ALL the News about
Mormons, Mormonism
and the LDS Church
Mormon News: All the News about Mormons, Mormonism and the LDS Church
For week ended February 06, 2000 Posted 24 Feb 2001
Most Recent Week
Front Page
Local News
Arts & Entertainment
·New Products
·New Websites
·Mormon Stock Index
Letters to Editor
Continuing Coverage of:
Boston Temple
School Prayer
Julie on MTV
Robert Elmer Kleasen
About Mormon News
News by E-Mail
Weekly Summary
Submitting News
Submitting Press Releases
Volunteer Positions
Bad Link?

News about Mormons, Mormonism,
and the LDS Church

Summarized by Kent Larsen

Same-Sex Marriage Polarizes Vermont
New York Times 3Feb00 N1
By Carey Goldberg

MONTPELIER, VERMONT -- The war over same-sex marriage opened a new front in Vermont last month when the Vermont Supreme Court ruled that the legislature must provide a way for homosexual couples to have the same benefits as heterosexual couples. Mass public hearings at the state House in the past two weeks demonstrate that the state has become increasingly polarized over the issue, leaving the Vermont legislature with the difficult job of deciding how to implement the Court's decision.

The Court ruled December 20th in the case of three same-sex couples that sought marriage licenses, saying that Vermont's laws must grant them equal benefits. If the legislature doesn't act quickly enough, the court reserved the right to revisit the issue. Following the ruling, Governor Howard Dean and others expressed support for setting up domestic partnership laws in the state, rather than allow homosexual marriage. However, the ruling would require a Vermont domestic partnership law to be much more extensive than the domestic partnership laws in California and Hawaii, the two other U.S. states that have such laws.

Soon after the decision, an LDS Church representative testified before the State House Judiciary Committee, urging instead that the legislature attempt to amend the state constitution rather than adopt a domestic partnership law. This idea has become the ideal for those that oppose gay marriage, rather than the domestic partnership middle ground supported by the Governor.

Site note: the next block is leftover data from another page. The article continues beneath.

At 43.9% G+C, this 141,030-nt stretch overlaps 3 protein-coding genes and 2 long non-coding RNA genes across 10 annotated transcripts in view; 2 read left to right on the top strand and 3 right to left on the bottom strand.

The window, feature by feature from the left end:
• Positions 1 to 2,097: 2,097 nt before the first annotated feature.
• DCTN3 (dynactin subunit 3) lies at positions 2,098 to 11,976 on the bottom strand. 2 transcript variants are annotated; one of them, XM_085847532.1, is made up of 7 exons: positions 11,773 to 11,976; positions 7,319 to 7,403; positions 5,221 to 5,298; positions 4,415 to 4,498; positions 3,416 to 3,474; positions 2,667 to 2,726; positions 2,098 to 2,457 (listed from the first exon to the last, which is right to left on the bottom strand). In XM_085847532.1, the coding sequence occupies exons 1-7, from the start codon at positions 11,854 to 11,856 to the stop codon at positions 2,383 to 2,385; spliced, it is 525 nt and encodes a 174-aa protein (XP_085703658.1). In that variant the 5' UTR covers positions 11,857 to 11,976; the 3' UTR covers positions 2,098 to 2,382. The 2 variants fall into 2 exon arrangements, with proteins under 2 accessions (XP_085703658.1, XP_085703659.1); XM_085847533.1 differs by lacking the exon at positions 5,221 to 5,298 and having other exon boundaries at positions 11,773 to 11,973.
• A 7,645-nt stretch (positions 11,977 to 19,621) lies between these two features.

Homosexual activists have likewise opposed the domestic partnership idea, saying that passing such a law would undermine their attempts to win same-sex marriage. Leaders of the more liberal Episcopal and United Methodist denominations have come out in favor of gay marriage and discouraged the compromise of domestic partnerships.

The recent mass meetings have drawn well over 1,000 people each, nearly one-half of one percent of the state's 600,000 people -- the equivalent of more than 1 million people showing up to hearings before the U.S. Congress. And a statewide poll taken January 18-21 demonstrated the state's split on the issue, with 38 percent agreeing with the State Supreme Court and 52 percent disagreeing -- only 10 percent remained unsure. When asked if the state's constitution should be amended to overturn the ruling, 49 percent agreed and 44 percent opposed the idea.

The House Judiciary Committee will try to begin drafting a law this week, but Representative Thomas A. Little, the committee's head, says it will be slow going. No preliminary votes have been taken on the issue, and no one is making any predictions about what the outcome will be. Meanwhile, thousands of Vermonters will get a chance to voice their opinions on the issue and participate in a non-binding vote held during their March Town Meeting Day.

Meanwhile, some Vermonters are getting annoyed at outsiders that are trying to influence the issue. Militant anti-abortionist Randall Terry, who has created disturbances at abortion clinics around the country with his Operation Rescue, has shown up and told the Rutland Herald that he will be there for the duration of the fight. And a spokesperson for Governor Dean, who is a Democrat, says that he has received 13,000 calls, faxes and letters on the issue, but the vast majority came from those out-of-state, and have been ignored.

Even the Burlington Free Press is getting letters from outsiders that want to voice their opinions on same-sex marriage. However, the paper isn't interested in their opinions, [It has] "created an atmosphere within Vermont that this is our issue and we will resolve it," says the paper's editorial page editor, Stephen Kiernan, "And outsiders, thank you very much, but why don't you go skiing?"


[an error occurred while processing this directive]

Copyright 1998, 1999, 2000, 2001 Kent Larsen · Privacy Information